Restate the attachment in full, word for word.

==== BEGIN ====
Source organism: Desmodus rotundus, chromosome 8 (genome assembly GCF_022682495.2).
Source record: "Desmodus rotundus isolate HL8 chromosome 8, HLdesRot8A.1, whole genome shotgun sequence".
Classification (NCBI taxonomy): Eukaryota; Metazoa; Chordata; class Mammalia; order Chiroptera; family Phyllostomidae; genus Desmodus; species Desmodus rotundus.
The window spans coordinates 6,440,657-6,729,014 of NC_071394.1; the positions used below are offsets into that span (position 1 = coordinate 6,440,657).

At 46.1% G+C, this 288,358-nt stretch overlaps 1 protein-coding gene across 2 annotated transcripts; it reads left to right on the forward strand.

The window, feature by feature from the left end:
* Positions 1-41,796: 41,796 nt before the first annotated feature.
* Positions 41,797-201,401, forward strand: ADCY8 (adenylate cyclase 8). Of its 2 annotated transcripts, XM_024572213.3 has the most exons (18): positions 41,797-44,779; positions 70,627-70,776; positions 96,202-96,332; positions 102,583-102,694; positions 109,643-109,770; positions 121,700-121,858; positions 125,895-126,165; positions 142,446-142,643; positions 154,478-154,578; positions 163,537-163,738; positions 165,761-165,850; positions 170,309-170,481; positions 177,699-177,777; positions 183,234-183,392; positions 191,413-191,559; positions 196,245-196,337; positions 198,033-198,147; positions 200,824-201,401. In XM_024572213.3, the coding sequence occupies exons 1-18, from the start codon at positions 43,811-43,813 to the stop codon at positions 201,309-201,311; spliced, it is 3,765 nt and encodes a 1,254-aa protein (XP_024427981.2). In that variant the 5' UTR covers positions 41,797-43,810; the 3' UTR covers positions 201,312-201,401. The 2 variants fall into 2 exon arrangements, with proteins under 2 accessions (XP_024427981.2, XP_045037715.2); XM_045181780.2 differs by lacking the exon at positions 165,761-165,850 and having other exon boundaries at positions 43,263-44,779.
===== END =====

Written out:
Source organism: Desmodus rotundus, chromosome 8 (genome assembly GCF_022682495.2).
Source record: "Desmodus rotundus isolate HL8 chromosome 8, HLdesRot8A.1, whole genome shotgun sequence".
Classification (NCBI taxonomy): Eukaryota; Metazoa; Chordata; class Mammalia; order Chiroptera; family Phyllostomidae; genus Desmodus; species Desmodus rotundus.
The window spans coordinates 6,440,657-6,729,014 of NC_071394.1; the positions used below are offsets into that span (position 1 = coordinate 6,440,657).

At 46.1% G+C, this 288,358-nt stretch overlaps 1 protein-coding gene across 2 annotated transcripts; it reads left to right on the forward strand.

The window, feature by feature from the left end:
* Positions 1-41,796: 41,796 nt before the first annotated feature.
* Positions 41,797-201,401, forward strand: ADCY8 (adenylate cyclase 8). Of its 2 annotated transcripts, XM_024572213.3 has the most exons (18): positions 41,797-44,779; positions 70,627-70,776; positions 96,202-96,332; positions 102,583-102,694; positions 109,643-109,770; positions 121,700-121,858; positions 125,895-126,165; positions 142,446-142,643; positions 154,478-154,578; positions 163,537-163,738; positions 165,761-165,850; positions 170,309-170,481; positions 177,699-177,777; positions 183,234-183,392; positions 191,413-191,559; positions 196,245-196,337; positions 198,033-198,147; positions 200,824-201,401. In XM_024572213.3, the coding sequence occupies exons 1-18, from the start codon at positions 43,811-43,813 to the stop codon at positions 201,309-201,311; spliced, it is 3,765 nt and encodes a 1,254-aa protein (XP_024427981.2). In that variant the 5' UTR covers positions 41,797-43,810; the 3' UTR covers positions 201,312-201,401. The 2 variants fall into 2 exon arrangements, with proteins under 2 accessions (XP_024427981.2, XP_045037715.2); XM_045181780.2 differs by lacking the exon at positions 165,761-165,850 and having other exon boundaries at positions 43,263-44,779.